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Aster

Asters are traditional garden plants and classic cottage garden shrubs that have lost Astern pflanzen
none of their popularity over the decades. With their bright, star-like flowers in different colours from light pink to dark purple they are a sought-after design tool for effective bedding displays. If you want to be pampered with deep colours until late autumn, you should definitely plant asters in your perennial beds.

 

Asters from the Lubera Garden Shop

The different species of this large plant family have much to offer with their different flowering times. In May, the spring or alpine asters are the talk of the town, then the summer and later the autumn asters take over. Whether low or tall, here in the Lubera garden shop you can buy a wide and colourful assortment of asters.

 

   
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Aster alpinus 'Albus'

Alpine aster

From £3.40 *

Aster amellus 'Blue King'

Italian aster 'Blue King'

From £5.90 *

Aster amellus 'Sternkugel'

Italian aster 'Sternkugel'

From £5.90 *

Aster amellus 'Veilchenkönigin'

Italian aster 'Veilchenkönigin'

From £5.90 *

Aster divaricatus

White wood aster

From £3.60 *

   
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Plant autumn asters and extend the gardening season

The group of autumn asters, bring something wonderful to the garden. At a time when there is not much colour in many gardens, these varieties ensure that the summer goes into extra time with an eye-catching flower spectacle. Autumn asters are easy-to-grow plants that thrill for many years. Towards the end of the year, they bring the strong colours of summer back into the garden and make the beds really sparkle in the autumn sunshine. Their beautifully arranged petals are a typical feature of the family of which they are named after, Asteraceae, which is also a daisy family. Among the autumn-flowering species are low growing types (Aster dumosus), the somewhat higher-growing, smooth-leafed types (Aster novi-belgii) and the (Aster novae-angliae). While the low growing asters only reach a maximum height of 50 cm, the smooth-leaf asters produce up to 150 cm high clumps, depending on the variety. The higher varieties are also ideal as cut flowers and bring colour and joy to the living room.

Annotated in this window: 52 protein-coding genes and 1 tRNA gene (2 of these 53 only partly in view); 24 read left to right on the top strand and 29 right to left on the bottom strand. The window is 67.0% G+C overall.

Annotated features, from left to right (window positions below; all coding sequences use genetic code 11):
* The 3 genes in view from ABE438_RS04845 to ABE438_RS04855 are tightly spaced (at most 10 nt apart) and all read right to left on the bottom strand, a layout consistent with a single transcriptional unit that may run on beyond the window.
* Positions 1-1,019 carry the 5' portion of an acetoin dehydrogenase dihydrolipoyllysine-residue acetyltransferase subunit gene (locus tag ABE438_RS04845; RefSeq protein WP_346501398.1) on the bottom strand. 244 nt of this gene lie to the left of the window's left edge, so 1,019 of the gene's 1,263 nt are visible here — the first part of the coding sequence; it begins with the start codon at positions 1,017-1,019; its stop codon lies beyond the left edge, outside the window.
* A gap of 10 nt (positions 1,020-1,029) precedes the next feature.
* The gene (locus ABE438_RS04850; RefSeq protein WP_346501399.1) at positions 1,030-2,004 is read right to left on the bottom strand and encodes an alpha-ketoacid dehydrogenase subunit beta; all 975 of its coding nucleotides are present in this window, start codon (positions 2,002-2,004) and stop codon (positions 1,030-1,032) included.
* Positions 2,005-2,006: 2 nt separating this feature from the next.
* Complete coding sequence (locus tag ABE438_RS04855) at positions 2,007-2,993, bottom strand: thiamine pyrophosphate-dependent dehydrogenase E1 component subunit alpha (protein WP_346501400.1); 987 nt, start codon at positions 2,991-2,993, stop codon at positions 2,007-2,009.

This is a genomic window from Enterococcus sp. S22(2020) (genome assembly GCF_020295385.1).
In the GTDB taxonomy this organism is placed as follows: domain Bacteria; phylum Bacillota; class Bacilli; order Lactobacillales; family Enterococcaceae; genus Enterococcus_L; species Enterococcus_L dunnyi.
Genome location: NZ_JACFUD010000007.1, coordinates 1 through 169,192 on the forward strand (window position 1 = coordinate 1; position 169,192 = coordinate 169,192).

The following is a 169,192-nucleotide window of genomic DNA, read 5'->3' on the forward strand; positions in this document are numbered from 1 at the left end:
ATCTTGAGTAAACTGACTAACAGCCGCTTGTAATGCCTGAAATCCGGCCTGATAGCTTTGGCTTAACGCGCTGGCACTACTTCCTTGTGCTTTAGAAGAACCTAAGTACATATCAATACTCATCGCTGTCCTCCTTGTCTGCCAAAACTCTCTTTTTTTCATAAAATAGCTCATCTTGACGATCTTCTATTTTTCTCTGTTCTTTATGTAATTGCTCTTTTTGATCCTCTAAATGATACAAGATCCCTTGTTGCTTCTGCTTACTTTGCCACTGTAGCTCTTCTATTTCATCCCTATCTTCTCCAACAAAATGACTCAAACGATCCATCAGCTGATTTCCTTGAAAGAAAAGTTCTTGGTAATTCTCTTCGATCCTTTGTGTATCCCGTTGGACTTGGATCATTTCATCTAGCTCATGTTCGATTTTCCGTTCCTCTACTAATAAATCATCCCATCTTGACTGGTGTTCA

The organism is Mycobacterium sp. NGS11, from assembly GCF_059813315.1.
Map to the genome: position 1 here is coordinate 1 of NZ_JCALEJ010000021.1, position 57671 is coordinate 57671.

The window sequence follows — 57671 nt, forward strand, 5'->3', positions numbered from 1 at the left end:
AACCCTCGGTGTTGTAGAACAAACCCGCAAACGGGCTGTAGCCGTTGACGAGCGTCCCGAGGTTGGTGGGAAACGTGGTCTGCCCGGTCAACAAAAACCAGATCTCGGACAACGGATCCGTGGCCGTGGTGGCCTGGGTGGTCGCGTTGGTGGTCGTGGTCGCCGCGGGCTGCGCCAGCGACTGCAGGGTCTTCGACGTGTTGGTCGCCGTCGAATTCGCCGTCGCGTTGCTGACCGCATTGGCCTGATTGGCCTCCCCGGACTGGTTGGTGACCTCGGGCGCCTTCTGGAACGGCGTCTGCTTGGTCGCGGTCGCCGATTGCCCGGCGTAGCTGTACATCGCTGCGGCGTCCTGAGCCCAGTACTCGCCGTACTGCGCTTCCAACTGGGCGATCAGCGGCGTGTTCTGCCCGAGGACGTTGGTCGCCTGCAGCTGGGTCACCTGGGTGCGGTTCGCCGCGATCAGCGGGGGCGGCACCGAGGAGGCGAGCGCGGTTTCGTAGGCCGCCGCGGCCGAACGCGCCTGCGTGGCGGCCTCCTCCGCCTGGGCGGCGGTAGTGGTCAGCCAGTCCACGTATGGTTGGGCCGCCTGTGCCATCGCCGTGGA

From sun to partial shade

Asters are best planted in permeable, loose and relatively nutrient-rich soils, so they can develop well. Before they bloom, it is worthwhile, especially on hot days, to give them plenty of water. You should pour the water directly into the root area; do not wet the leaves if possible, as to not give powdery mildew a chance to thrive. By the way, there are also aster plants for the rock garden, for example Aster alpinus or Aster x. frikartii, a breed from Switzerland. While most asters are hardy and perennial, there are also species that liven up the garden for just one summer. These are the summer asters, which are actually not really asters, but belong to the genus Callistephus.  You can sow them from March to May. During the season, these herbaceous, easy to care for plants make colourful splashes of colour in the garden. The flowers can also be used for beautiful bouquets. While most of the asters prefer sunny locations, there are exceptions. These include Aster divaricatus, the Wild Wood Aster. With its fine, white flower stars, it fits beautifully into natural plantings. It copes well with drought and shade and also thrives in hard-to-colonise places under trees and shrubs.

Cut asters

Asters are very easy to maintain. When it comes to cutting back asters, it is best to choose a spring day in March. Asters only require fertiliser sporadically. Anyone who wants to maintain their vitality and flowering ability over a long period of time can dig out the clumps after about one to two years and carefully break them up into several pieces, and then find a new place to plant them in the garden.  The asters should only be divided after flowering.

Plant asters

When planting asters, a distance of about half of the expected growth width is recommended. For the low growing varieties, 6-8 plants per square metre is ideal, while for the high varieties, such as the smooth leaf types, only three are necessary. In beds, the different stature heights of the different types and varieties can be beautifully displayed. With the lowest varieties, you can create flat shapes and margins in the foreground, while varieties such as Aster novae-angliae ‘Barrs Blue’ are used to their best advantage in the back.  If you have large planting areas, you can create prairie-like displays by combining tall grasses.  You can also plant at will and whim and play with the flower sizes and colours that range, depending on the type and variety, from white and small to large and crimson.

With its enormous variety and late flowering time, the aster is a plant that belongs in every garden. It comes into its own in the front yard as well as in the back garden or in a natural mixed planting with grasses such as Panicum or Calamagrostis. Ideal planting partners are also Sedum, Helenium or silver-leaved plants like Stachys.

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